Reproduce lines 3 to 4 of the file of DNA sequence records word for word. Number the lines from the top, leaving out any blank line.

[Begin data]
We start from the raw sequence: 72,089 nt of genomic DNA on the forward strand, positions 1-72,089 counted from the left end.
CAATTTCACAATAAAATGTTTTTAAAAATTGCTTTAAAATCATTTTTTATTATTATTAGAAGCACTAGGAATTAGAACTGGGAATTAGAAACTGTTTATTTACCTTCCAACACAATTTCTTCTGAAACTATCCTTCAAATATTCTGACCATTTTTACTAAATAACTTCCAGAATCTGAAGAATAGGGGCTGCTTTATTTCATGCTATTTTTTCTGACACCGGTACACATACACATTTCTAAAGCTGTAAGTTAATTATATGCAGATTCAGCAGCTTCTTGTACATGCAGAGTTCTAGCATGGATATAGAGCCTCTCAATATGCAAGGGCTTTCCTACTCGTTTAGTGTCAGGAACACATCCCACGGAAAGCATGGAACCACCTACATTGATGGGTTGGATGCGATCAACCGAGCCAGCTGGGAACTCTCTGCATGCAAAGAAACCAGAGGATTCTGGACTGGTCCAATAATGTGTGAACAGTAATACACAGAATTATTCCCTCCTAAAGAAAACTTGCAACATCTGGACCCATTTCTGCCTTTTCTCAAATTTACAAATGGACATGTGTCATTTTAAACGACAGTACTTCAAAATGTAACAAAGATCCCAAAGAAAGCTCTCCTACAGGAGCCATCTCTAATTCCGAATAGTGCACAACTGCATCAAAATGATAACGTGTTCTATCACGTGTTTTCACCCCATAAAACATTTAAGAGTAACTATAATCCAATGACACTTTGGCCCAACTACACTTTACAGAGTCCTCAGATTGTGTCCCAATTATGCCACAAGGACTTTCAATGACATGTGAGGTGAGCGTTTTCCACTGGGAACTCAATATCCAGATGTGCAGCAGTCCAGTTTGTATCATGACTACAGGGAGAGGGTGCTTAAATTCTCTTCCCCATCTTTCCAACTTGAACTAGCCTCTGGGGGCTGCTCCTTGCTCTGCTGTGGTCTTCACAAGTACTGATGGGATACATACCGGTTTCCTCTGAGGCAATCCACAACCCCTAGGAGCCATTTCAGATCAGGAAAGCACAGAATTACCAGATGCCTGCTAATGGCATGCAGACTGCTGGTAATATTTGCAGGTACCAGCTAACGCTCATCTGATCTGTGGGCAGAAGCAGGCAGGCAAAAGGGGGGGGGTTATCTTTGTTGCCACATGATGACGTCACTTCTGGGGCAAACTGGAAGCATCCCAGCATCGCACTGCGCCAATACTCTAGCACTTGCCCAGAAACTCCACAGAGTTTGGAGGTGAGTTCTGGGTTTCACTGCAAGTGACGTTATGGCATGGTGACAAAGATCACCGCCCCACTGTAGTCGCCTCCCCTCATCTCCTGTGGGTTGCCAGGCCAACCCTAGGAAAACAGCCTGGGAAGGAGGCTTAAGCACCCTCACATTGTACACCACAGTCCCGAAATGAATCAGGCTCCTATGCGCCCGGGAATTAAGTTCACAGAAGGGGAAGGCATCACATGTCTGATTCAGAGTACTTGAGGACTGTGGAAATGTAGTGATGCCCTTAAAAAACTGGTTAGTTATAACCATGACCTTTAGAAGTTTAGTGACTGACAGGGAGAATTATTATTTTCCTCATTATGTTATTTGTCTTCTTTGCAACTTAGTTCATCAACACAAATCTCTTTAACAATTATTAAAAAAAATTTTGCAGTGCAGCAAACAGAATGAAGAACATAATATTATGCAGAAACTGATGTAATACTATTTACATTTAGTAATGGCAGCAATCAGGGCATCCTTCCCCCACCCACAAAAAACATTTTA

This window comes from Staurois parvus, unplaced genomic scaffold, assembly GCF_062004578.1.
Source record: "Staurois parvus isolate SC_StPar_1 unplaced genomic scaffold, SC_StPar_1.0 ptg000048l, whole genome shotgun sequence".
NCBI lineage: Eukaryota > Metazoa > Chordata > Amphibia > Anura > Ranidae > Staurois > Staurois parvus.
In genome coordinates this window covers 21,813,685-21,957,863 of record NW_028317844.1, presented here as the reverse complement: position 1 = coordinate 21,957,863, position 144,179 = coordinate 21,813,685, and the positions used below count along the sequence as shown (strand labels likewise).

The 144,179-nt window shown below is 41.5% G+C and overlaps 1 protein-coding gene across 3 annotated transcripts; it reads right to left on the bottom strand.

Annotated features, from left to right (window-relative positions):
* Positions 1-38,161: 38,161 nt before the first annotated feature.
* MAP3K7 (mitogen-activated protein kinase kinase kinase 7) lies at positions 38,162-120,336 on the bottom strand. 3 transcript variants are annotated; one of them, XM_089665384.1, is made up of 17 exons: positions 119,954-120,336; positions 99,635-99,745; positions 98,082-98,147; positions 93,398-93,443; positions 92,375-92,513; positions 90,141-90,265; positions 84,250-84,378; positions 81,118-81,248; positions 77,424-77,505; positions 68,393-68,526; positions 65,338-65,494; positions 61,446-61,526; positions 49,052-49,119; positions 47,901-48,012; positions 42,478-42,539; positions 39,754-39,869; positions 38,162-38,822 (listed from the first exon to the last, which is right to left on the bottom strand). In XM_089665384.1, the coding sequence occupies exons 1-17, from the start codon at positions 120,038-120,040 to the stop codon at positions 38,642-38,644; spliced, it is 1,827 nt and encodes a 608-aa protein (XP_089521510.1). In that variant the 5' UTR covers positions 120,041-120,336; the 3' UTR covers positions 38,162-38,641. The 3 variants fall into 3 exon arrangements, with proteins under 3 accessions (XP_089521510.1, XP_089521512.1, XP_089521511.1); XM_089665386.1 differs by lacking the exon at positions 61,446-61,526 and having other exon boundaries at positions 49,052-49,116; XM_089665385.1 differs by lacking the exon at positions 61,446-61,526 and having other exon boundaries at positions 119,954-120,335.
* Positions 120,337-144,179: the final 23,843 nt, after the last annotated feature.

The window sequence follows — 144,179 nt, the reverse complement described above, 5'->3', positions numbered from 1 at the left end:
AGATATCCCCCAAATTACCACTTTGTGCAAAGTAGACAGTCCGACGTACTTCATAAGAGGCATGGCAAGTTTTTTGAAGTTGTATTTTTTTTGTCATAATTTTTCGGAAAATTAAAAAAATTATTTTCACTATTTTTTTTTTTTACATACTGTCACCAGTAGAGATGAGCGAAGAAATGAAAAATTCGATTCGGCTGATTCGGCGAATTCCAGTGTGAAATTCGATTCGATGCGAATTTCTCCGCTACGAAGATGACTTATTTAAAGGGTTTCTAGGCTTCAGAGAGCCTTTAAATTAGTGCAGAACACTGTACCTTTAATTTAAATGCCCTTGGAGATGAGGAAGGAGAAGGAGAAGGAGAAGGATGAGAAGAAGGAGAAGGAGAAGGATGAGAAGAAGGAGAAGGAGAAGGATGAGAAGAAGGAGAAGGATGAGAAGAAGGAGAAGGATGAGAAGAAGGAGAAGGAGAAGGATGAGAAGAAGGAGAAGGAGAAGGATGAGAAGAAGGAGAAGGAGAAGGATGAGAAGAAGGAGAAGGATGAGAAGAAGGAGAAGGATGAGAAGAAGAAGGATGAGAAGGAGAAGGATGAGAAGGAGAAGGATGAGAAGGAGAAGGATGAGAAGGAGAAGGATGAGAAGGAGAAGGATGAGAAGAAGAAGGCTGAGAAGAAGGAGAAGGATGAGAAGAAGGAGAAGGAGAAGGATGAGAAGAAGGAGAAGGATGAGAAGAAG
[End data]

This window comes from Staurois parvus, unplaced genomic scaffold, assembly GCF_062004578.1.
Source record: "Staurois parvus isolate SC_StPar_1 unplaced genomic scaffold, SC_StPar_1.0 ptg000048l, whole genome shotgun sequence".